Fair Witness is a fictional profession invented for the novel "Stranger in a Strange Land" by R.A. Heinlein. A Fair Witness is an individual trained to observe events and report exactly what he or she sees and hears, making no extrapolations or assumptions. An eidetic memory is a prerequisite for the job, although this may be attainable with suitable training.
In Heinlein's society, a Fair Witness is a highly reputable source of information. By custom, a Fair Witness acting professionally, generally wearing distinctive white robes, is never addressed directly, and all present are supposed to avoid acknowledging the presence of the Witness in any way.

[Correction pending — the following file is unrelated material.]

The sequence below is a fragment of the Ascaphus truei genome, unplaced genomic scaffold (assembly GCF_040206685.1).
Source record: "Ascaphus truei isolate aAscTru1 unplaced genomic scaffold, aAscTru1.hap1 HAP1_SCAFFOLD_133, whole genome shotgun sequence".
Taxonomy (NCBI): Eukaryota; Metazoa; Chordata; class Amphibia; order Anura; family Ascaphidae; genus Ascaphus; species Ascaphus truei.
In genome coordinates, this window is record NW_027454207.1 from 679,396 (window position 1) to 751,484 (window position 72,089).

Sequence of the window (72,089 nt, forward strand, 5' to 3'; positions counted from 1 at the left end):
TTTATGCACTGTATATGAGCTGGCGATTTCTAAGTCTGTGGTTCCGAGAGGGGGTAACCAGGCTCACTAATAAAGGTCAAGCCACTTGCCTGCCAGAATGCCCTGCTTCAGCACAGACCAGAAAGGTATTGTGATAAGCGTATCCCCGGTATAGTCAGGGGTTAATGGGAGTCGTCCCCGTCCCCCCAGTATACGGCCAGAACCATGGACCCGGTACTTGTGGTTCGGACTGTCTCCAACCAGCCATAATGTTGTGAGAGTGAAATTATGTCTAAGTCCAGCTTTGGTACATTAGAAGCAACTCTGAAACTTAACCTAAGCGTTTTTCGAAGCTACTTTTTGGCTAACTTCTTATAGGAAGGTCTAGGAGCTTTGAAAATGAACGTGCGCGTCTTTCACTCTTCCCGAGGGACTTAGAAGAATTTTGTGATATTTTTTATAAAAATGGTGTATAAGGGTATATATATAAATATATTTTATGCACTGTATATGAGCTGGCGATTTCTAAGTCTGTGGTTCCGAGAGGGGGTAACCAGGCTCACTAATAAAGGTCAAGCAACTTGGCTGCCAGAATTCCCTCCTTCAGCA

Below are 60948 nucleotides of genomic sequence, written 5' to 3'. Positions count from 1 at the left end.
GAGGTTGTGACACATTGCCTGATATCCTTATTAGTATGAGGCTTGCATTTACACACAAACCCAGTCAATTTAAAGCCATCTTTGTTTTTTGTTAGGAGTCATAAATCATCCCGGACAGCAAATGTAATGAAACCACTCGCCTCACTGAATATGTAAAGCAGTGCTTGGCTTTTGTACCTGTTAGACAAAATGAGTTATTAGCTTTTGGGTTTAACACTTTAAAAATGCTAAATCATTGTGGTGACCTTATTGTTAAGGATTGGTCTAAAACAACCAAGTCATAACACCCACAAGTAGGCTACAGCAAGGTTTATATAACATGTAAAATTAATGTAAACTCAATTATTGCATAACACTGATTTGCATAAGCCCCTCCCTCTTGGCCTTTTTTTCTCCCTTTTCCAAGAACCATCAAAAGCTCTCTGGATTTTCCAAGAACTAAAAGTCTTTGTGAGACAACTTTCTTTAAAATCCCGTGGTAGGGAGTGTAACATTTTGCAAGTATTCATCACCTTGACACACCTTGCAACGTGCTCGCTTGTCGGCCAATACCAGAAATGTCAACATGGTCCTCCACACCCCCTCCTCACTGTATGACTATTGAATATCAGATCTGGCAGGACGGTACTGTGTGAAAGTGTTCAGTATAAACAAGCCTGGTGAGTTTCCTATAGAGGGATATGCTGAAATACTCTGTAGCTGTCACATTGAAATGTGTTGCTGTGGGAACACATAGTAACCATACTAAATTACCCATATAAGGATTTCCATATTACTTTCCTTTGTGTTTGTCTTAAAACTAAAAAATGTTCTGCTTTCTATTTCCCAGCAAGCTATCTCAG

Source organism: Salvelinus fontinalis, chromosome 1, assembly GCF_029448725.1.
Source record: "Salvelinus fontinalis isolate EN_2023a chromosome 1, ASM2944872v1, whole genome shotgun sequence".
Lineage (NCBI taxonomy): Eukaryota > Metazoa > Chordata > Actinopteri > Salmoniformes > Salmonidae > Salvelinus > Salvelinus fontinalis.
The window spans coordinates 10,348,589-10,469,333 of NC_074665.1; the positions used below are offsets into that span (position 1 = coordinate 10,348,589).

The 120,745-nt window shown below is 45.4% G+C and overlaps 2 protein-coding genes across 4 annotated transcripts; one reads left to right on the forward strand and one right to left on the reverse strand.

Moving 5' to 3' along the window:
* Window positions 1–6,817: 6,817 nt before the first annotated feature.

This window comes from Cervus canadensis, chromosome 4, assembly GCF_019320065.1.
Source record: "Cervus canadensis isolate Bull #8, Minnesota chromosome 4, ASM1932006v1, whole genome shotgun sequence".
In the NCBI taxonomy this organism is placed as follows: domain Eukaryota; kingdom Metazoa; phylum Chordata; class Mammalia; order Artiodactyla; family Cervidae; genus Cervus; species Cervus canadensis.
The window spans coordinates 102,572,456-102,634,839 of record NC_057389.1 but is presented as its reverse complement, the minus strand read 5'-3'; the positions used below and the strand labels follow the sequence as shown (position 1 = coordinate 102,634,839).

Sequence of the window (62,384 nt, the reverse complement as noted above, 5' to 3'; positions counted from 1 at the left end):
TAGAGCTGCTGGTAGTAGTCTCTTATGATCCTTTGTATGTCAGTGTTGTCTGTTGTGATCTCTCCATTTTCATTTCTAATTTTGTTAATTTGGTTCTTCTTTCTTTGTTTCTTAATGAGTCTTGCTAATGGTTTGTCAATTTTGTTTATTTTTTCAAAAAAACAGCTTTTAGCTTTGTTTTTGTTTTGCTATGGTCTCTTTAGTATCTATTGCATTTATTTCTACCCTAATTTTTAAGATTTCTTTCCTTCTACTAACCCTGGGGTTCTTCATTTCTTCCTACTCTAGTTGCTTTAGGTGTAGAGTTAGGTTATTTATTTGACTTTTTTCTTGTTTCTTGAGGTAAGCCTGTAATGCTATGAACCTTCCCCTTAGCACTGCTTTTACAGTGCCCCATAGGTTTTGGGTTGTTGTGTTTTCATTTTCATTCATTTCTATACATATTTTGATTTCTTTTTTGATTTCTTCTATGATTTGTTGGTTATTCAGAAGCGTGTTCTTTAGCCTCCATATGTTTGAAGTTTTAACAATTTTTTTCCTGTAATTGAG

The character Jubal Harshaw employs a Fair Witness, Anne, as one of his secretaries. Unlike the other secretaries, she does not use dictation equipment when Jubal speaks. She can even keep track of several works at once, despite Harshaw's frequent switching among them.
Fair Witnesses are prohibited from drawing conclusions about what they observe. As a demonstration, Harshaw asks Anne to describe the color of a house in the distance. She responds, "It's white on this side". Harshaw explains that she would not assume knowledge of the color of the other sides of the house without being able to see them. Furthermore, after observing another side of the house would not then assume that any previously seen side was still the same color as last reported, even if only minutes before.